Sun, 3 Aug 1997 04:56:56 -0400 (EDT)

This is an excerpt of the news that I've been sending to those that 
request it.  I was particularly surprised to see that sync sats are 
being left to pollute that very narrow orbit band.  Can't the 
international community force them to keep that area clear?
How long until one of those dead sats collides and destroys some working 
sync sat?

     The results of the monetary squeeze are apparent even in the
     secretive military Russian space program. In May, the Russians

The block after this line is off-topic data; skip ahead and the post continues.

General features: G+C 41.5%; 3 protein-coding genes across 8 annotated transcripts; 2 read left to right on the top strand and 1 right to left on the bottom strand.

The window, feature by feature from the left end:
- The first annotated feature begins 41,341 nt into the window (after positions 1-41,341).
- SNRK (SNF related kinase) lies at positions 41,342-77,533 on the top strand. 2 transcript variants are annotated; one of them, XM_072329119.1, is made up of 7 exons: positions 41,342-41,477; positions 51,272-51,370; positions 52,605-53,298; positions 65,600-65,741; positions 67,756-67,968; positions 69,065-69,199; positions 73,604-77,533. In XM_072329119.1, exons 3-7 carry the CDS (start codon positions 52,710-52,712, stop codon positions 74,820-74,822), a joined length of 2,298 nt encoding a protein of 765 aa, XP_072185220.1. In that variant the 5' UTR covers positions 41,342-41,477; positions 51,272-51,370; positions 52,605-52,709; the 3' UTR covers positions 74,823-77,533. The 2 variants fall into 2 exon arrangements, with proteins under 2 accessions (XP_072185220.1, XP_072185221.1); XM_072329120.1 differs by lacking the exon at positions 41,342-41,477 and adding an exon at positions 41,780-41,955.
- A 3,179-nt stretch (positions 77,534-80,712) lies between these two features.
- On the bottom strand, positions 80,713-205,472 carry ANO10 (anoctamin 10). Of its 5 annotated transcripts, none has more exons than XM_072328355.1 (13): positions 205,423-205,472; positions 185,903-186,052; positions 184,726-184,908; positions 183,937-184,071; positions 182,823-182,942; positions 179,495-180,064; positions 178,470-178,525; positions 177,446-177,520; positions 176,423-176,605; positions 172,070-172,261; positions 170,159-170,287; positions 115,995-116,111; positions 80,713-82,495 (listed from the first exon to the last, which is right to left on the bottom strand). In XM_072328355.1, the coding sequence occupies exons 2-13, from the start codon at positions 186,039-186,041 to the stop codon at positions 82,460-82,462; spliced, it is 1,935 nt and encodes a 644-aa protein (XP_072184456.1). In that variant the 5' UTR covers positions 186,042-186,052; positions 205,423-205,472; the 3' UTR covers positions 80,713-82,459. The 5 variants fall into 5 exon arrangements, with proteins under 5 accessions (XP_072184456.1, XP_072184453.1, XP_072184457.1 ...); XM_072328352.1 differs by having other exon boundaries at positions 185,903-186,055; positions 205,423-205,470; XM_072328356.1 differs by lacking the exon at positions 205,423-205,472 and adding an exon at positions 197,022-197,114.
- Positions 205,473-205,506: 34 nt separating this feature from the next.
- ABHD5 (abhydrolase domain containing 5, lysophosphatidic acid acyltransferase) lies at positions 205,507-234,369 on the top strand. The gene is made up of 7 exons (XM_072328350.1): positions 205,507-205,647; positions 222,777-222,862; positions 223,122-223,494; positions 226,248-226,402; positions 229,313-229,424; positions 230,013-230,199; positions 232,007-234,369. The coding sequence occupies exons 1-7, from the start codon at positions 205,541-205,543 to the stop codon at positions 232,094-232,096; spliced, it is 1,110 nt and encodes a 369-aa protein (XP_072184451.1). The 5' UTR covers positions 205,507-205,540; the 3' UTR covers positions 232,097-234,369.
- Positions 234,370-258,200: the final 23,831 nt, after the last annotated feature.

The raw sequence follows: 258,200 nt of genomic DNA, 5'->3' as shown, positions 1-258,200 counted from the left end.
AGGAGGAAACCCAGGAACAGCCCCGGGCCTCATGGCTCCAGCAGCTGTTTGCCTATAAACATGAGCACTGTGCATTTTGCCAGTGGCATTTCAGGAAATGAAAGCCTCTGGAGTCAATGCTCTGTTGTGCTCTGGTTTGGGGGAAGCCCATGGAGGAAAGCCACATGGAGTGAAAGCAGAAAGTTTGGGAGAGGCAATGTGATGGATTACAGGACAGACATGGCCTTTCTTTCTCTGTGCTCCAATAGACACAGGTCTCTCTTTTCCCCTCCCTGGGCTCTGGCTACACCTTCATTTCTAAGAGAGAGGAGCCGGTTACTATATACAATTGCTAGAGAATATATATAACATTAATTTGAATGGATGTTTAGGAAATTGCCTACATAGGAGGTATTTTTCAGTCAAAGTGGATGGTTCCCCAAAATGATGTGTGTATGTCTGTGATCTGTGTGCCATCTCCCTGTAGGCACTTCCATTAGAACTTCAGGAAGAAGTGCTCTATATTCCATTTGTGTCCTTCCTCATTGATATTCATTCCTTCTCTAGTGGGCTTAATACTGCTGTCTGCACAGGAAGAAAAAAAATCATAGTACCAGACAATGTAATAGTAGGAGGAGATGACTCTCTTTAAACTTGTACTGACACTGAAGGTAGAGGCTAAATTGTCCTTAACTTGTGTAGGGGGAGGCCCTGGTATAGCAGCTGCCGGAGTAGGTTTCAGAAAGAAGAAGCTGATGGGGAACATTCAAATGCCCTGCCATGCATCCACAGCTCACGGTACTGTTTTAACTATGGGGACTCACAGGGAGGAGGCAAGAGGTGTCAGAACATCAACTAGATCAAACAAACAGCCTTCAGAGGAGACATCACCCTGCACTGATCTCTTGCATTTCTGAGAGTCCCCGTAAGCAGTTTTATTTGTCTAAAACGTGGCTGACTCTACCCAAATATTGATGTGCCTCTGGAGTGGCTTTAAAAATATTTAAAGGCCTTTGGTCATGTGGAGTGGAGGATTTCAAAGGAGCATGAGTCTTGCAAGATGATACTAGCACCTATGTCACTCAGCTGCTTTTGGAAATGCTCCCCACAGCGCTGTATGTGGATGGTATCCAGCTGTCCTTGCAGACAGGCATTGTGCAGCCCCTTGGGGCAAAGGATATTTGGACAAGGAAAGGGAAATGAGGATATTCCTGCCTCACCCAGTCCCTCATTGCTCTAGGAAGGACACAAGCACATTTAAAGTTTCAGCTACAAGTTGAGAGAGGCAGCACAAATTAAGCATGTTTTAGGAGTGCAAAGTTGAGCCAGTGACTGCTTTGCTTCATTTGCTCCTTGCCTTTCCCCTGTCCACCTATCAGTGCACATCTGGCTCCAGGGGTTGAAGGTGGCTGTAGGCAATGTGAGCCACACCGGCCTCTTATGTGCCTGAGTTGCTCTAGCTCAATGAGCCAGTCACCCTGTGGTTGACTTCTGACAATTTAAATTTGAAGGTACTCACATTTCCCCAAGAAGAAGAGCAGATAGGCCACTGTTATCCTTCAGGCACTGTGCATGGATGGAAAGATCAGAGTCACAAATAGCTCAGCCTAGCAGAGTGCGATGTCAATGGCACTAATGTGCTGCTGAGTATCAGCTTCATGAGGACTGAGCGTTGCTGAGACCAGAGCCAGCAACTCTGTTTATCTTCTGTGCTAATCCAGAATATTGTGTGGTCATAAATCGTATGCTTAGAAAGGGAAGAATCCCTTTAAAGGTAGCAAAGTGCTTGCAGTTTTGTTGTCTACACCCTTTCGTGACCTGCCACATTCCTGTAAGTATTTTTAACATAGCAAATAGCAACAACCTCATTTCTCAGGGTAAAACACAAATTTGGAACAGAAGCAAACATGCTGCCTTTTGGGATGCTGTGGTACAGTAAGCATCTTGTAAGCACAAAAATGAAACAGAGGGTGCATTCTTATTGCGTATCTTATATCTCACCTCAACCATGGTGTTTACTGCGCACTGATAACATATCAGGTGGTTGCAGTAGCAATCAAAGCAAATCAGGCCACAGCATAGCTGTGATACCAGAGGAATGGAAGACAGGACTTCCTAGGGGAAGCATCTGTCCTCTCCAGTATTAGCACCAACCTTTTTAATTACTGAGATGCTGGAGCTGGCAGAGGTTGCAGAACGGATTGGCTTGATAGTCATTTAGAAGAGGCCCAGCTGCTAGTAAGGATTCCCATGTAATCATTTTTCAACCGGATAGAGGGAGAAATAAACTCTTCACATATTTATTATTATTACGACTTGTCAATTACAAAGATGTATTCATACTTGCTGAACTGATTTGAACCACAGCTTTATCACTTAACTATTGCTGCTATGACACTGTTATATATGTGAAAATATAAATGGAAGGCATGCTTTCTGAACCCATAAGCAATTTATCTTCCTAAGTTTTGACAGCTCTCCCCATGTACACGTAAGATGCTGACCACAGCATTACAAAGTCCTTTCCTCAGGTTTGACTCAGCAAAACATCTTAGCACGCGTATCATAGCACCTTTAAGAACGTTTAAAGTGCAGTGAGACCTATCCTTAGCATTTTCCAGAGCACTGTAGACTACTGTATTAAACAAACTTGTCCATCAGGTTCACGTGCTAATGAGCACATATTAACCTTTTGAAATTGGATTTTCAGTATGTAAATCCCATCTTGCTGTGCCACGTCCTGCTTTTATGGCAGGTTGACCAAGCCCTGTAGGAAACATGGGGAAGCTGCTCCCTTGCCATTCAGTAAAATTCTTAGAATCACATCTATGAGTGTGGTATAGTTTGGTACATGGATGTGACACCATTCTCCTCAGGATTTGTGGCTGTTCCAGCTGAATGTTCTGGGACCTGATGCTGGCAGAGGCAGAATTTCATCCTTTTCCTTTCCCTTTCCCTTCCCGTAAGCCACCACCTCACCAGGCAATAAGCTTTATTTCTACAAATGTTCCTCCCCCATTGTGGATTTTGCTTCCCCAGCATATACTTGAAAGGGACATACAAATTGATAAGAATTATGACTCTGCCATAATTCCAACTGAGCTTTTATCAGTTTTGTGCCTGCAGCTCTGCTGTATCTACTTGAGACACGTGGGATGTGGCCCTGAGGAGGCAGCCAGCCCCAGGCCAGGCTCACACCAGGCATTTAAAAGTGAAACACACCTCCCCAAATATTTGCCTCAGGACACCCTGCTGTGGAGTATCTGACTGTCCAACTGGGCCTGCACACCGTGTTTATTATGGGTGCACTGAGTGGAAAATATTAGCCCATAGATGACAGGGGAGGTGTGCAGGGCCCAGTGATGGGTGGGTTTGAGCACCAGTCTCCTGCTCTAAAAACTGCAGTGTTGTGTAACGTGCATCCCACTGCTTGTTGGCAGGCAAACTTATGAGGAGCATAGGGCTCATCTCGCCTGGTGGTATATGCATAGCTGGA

successfully launched a photo-reconnaissance satellite. Until that
     launching, the Russians had not had one in orbit for almost eight
     months, the longest gap since 1962.
     In the civilian realm, the Russians have stopped maneuvering their
     communication satellites out of geosynchronous orbits as they near
     the end of their useful life, a standard practice to reduce the
     problem of space junk. Now they push the satellites to the limit
     and allow them to die in orbit.

Jay Respler
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